146 inches, 8K, foldable: at CES 2018, TVs still do not make in the half measure
As with every edition of the Consumer Electronics Show, the largest exhibition in the world dedicated to new technologies, major TV manufacturers are in the bidding war to reaffirm their power in a competitive market.
A CES without big TVs - what I say, huge TVs - would not be an ESC. Each year, the world's largest electronics show is an opportunity for market leaders to roll up their sleeves to determine who has the biggest biceps. A competition is thus organized informally each year: the largest, the most original, the most powerful, the whole manufactured in the respect of the current modes and technological constraints.
In this 2018 edition, two behemoths compete clearly in the ring: LG and Samsung, which offer two different technologies, even if close enough one on the other - the OLED for LG, andLG for Samsung. We will be likely to complete this article in the coming days in case of additional announcements from other manufacturers.
's 8-inch OLED 88-inch Even before the start of the press conferences, which for the most part begin two days before the official opening of the show, LG has unveiled a gigantic 8-inch 8-inch OLED display, blasting the premiere of an ad to Samsung. If we had already seen larger 8K screens, this one is the first of its size to use OLED technology. For an image of 7,680 x 4,320 pixels, displayed on 223 centimeters in diameter, it required more than 33 million pixels.
LGThe "wall" 4K, 146 inches of Samsung
This Monday, so it was the turn of Samsung to enter the track with "The Wall", an ultra-thin 4K screen measuring no less than ... 146 inches, or about 370 centimeters. Yes, it's a wall, in a way.
Brian Wong / Mashable
To achieve the ultimate combo "finesse + size + image quality", Samsung has used MicroLED technology. This allows you to compose a screen with as many LEDs as the image has pixels. As is the case on OLED tiles, each MicroLED is self-emissive, and eliminates any backlight system as required by the LCD. But the real added value of this MicroLED TV is its modularity: made up of a hundred or so panels of about ten centimeters, so it can technically be "expanded to infinity", by adding panels, while by displaying an Ultra HD image.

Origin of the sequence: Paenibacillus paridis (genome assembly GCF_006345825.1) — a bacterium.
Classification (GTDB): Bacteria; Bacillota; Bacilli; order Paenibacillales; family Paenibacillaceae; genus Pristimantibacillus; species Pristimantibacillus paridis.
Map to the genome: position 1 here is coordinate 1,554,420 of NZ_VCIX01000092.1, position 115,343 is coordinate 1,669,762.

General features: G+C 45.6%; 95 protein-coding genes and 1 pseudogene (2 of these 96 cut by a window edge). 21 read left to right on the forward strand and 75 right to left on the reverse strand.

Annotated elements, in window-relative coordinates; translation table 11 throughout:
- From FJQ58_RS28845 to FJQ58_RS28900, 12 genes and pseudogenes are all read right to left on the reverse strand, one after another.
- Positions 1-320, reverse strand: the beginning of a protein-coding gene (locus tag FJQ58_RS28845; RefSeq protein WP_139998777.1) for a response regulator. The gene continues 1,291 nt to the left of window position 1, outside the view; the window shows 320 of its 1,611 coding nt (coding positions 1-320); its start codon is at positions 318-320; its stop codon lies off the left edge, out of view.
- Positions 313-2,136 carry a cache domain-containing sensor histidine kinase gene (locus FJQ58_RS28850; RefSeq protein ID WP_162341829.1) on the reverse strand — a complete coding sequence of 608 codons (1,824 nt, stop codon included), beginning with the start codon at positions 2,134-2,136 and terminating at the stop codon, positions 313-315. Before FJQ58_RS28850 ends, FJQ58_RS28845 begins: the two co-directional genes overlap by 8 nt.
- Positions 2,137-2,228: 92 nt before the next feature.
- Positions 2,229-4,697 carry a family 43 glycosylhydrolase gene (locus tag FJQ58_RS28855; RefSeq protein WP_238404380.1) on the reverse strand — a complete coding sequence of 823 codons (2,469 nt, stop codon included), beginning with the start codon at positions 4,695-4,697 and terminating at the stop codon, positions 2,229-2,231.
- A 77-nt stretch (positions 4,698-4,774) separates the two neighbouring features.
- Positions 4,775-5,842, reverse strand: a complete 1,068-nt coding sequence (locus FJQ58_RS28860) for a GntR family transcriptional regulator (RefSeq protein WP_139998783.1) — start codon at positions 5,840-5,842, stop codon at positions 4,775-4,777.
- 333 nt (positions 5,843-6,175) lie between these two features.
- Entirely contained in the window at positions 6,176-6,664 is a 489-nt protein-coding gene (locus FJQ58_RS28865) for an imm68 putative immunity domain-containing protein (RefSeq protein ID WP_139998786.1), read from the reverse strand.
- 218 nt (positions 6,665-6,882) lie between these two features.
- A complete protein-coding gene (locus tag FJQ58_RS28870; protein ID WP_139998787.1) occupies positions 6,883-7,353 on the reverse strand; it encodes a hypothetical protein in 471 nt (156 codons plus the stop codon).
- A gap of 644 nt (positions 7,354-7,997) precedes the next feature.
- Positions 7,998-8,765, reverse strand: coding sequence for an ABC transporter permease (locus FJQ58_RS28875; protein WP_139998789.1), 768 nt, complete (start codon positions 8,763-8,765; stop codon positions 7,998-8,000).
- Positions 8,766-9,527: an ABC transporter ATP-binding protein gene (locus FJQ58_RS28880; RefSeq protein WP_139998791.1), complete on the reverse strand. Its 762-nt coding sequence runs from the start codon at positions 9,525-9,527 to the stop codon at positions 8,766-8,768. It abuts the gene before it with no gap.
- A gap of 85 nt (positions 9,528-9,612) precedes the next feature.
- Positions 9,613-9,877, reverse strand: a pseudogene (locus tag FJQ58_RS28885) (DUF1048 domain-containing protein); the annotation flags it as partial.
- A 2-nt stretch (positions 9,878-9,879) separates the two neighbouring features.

For the moment, however, it is quite difficult to lend it a higher than the OLED and QLED with the naked eye. Samsung plans to market The Wall in France in the spring, but of course we must expect prices that reach peaks.Even further, with the
"windable" OLED TV The "Wall" barely unsheathed, LG replicated with a 65-inch UHD roll-up screen. Yes, to wrap like a poster or a projection screen. Said like that, technology may seem like a gadget, but one can easily imagine that a foldable screen could fit perfectly in a meeting room or in any place where carrying giant screens can be tedious.
The South Korean firm had already presented several years ago a first prototype of the kind, but much smaller size (12 inches). It is therefore more ambitious by its size - about 224 centimeters -, but also by its concept, since it folds into a small design box that could be attached to the wall.
If it still comes under the prototype, LG hopes to market it by 2020.
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iPhone 11 Pro Max just obliterated the Pixel 4 XL in a real-life speed test .
We knew before the Pixel 4 launched that the phone would ship with the same Snapdragon 855 chip that powers many of this year’s Android flagships rather than the newer 855+ that Qualcomm launched a few months ago. That meant the Snapdragon 855 would be no match for the iPhone 11’s A13 chip in benchmark tests — the chip can’t compete with the A12 that powers last year's iPhones, either. So it’s no surprise that in real-life speed tests, the iPhone 11 just mops the floor with Google’s best phone ever. It’s deja-vu all over again.